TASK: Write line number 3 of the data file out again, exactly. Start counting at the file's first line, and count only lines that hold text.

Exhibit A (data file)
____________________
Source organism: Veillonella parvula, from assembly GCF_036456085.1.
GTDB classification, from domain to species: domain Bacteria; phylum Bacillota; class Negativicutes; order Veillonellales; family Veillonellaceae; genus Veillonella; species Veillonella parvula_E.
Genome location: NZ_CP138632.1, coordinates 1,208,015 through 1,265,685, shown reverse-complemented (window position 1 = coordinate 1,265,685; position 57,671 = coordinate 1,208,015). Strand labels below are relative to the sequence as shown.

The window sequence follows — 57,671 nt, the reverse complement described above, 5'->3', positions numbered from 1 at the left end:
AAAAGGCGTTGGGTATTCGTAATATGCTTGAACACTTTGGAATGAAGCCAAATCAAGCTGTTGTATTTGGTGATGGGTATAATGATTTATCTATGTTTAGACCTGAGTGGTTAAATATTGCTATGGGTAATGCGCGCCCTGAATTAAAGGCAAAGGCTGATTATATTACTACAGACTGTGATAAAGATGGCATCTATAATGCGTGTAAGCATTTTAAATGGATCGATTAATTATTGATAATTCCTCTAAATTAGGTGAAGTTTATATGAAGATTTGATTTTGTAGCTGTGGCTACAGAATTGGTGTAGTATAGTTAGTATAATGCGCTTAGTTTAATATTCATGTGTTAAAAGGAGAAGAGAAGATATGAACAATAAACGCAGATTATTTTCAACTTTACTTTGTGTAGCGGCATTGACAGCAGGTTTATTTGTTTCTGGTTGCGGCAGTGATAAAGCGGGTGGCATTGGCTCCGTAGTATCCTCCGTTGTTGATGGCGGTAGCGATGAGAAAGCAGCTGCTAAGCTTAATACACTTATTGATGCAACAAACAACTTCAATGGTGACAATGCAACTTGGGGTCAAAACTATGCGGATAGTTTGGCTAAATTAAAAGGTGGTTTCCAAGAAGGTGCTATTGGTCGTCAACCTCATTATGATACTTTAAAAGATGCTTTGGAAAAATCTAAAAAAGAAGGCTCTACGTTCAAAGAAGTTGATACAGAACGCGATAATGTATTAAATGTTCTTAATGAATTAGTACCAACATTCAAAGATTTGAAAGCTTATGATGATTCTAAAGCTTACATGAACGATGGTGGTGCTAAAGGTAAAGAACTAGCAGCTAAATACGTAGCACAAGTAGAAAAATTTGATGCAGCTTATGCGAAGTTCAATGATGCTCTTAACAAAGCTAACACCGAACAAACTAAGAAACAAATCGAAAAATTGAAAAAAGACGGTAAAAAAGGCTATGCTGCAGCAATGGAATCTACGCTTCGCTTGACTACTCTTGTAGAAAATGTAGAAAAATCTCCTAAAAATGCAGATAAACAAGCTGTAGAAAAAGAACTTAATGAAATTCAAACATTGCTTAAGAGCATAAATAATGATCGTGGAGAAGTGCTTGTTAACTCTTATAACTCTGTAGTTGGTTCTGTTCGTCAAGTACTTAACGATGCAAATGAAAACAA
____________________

Genome location: NZ_CP138632.1, coordinates 1,208,015 through 1,265,685, shown reverse-complemented (window position 1 = coordinate 1,265,685; position 57,671 = coordinate 1,208,015). Strand labels below are relative to the sequence as shown.